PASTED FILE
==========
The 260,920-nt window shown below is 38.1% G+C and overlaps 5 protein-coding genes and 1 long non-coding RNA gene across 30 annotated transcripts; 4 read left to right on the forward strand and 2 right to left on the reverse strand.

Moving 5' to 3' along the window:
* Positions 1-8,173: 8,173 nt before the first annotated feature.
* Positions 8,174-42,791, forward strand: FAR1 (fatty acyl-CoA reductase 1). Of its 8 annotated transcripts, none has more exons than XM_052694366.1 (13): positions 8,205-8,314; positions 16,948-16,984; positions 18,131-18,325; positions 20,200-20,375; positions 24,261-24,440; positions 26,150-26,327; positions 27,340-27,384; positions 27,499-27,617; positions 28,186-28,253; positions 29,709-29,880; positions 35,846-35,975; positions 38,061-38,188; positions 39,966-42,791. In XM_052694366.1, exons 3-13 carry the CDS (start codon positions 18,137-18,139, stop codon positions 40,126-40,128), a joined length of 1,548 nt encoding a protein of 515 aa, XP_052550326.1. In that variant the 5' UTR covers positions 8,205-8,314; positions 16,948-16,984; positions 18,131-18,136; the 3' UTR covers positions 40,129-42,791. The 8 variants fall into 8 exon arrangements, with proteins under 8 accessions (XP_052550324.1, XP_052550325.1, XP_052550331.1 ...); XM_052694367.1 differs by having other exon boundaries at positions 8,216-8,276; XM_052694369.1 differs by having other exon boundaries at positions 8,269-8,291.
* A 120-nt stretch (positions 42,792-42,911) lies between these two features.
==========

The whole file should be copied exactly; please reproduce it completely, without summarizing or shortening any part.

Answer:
The 260,920-nt window shown below is 38.1% G+C and overlaps 5 protein-coding genes and 1 long non-coding RNA gene across 30 annotated transcripts; 4 read left to right on the forward strand and 2 right to left on the reverse strand.

Moving 5' to 3' along the window:
* Positions 1-8,173: 8,173 nt before the first annotated feature.
* Positions 8,174-42,791, forward strand: FAR1 (fatty acyl-CoA reductase 1). Of its 8 annotated transcripts, none has more exons than XM_052694366.1 (13): positions 8,205-8,314; positions 16,948-16,984; positions 18,131-18,325; positions 20,200-20,375; positions 24,261-24,440; positions 26,150-26,327; positions 27,340-27,384; positions 27,499-27,617; positions 28,186-28,253; positions 29,709-29,880; positions 35,846-35,975; positions 38,061-38,188; positions 39,966-42,791. In XM_052694366.1, exons 3-13 carry the CDS (start codon positions 18,137-18,139, stop codon positions 40,126-40,128), a joined length of 1,548 nt encoding a protein of 515 aa, XP_052550326.1. In that variant the 5' UTR covers positions 8,205-8,314; positions 16,948-16,984; positions 18,131-18,136; the 3' UTR covers positions 40,129-42,791. The 8 variants fall into 8 exon arrangements, with proteins under 8 accessions (XP_052550324.1, XP_052550325.1, XP_052550331.1 ...); XM_052694367.1 differs by having other exon boundaries at positions 8,216-8,276; XM_052694369.1 differs by having other exon boundaries at positions 8,269-8,291.
* A 120-nt stretch (positions 42,792-42,911) lies between these two features.